My husband has been in the news industry for most of his life. We’ve had some great conversations about the media, how to deal with the media, how to get their attention, and so on. I’ve learned a lot from him, but he never divulged this little tidbit.
Today I had the opportunity to be interviewed for a local television show on behalf of the organization I represent. While I was waiting, I chatted with our own media relations specialist, who let me in on this valuable little insight.
She said when she’s being interviewed, silence isn’t her problem.
I asked what she meant, and she explained it this way.
Let’s say someone is being interviewed about something controversial or is attempting to do PR damage control. After the someone has delivered a well-crafted response approved by their Communications and PR people, the interviewer responds with . . . nothing! The interviewer continues to look expectantly at the person being interviewed, even though the question has clearly been answered.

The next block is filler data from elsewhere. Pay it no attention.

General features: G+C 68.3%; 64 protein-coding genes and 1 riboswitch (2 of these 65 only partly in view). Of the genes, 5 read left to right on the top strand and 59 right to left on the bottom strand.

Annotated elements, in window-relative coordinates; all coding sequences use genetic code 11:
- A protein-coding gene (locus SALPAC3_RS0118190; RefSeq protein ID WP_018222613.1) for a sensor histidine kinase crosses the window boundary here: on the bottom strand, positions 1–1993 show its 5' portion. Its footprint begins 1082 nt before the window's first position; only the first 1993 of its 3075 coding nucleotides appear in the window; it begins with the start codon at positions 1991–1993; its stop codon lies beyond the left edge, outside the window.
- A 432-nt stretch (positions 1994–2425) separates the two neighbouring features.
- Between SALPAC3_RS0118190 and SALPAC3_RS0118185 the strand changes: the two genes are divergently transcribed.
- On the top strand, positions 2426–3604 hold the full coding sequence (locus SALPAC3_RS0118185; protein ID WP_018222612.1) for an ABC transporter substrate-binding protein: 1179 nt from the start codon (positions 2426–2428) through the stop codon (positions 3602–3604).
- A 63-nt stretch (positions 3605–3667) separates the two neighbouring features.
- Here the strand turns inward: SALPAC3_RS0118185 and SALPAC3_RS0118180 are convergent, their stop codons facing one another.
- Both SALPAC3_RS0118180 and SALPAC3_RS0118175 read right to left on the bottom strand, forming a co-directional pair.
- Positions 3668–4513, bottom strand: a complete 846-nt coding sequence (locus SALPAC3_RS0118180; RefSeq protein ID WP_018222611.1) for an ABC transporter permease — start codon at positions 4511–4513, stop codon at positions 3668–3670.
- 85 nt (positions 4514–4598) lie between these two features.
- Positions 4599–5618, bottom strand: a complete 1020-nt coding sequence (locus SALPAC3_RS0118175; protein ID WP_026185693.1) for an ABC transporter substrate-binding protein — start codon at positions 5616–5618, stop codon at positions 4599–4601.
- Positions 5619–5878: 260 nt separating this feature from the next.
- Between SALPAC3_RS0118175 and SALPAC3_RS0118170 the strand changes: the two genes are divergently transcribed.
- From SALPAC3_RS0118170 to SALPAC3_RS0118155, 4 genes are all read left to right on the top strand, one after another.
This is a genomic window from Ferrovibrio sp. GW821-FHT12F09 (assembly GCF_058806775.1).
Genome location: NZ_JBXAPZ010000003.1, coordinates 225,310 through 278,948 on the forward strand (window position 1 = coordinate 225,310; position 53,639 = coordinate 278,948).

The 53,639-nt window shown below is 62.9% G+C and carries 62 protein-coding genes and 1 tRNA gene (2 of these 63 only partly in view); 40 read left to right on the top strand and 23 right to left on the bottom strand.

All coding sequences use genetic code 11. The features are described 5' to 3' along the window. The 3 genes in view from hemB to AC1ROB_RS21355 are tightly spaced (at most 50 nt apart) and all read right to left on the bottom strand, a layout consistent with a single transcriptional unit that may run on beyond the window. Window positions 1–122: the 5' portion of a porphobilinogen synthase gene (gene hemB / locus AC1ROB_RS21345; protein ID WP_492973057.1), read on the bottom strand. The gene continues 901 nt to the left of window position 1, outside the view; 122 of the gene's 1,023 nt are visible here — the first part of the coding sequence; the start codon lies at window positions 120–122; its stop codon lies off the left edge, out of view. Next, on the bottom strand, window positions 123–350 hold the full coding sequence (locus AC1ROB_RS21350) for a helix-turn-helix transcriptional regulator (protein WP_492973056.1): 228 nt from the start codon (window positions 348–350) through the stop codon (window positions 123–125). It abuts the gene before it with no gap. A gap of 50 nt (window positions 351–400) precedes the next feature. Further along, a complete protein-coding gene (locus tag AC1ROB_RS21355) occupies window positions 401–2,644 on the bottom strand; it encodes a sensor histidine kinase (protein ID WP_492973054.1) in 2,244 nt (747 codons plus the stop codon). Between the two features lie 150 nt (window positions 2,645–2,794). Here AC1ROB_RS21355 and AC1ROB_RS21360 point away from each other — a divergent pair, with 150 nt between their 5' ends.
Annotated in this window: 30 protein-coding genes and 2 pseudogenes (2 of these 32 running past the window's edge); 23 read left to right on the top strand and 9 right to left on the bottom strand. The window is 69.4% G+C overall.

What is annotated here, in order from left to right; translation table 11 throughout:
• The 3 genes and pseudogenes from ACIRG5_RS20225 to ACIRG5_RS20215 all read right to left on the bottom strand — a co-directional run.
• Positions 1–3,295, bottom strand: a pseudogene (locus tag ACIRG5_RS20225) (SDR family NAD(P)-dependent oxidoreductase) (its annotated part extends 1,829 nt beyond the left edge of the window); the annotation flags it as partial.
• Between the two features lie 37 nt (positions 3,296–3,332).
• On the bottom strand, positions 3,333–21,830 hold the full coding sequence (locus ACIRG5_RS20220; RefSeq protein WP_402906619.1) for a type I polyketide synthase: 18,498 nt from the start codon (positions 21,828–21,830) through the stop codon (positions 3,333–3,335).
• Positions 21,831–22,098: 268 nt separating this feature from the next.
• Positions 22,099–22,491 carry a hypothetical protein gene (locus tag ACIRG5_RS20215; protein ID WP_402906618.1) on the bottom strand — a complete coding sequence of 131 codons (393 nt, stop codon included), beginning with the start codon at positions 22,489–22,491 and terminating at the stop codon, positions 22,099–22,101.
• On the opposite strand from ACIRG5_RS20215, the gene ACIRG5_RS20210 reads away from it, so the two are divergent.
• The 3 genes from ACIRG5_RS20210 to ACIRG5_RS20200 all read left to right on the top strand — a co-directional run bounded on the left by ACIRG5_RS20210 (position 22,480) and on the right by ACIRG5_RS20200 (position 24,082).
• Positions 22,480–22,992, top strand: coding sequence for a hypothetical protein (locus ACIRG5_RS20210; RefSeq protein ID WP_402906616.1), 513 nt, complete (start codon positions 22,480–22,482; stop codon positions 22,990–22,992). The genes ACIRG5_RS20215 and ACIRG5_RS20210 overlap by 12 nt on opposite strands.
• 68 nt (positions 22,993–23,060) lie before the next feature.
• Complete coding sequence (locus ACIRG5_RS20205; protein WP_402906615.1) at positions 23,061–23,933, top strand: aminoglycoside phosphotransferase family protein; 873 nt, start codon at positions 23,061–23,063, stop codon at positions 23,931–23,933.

Most people are freaked out by such moments of silence and have an overwhelming need to fill them. They continue to explain, or re-explain, or embellish, or qualify, or provide more information. It is during these moments of slightly panicked blathering that people accidentally reveal more than they intend, or they open up new tangents of questioning for the interviewer.
Our media relations specialist says that when she’s being interviewed and this ploy is used on her, she maintains her silence and waits the interviewer out. The dead silence isn’t her problem. It’s the interviewer’s job to fill up the space, not hers. After she has answered a question, she shuts up. The amount of time that passes before the interviewer asks the next question isn’t her business or concern. She’ll sit and look expectantly right back.
Interesting little tidbit!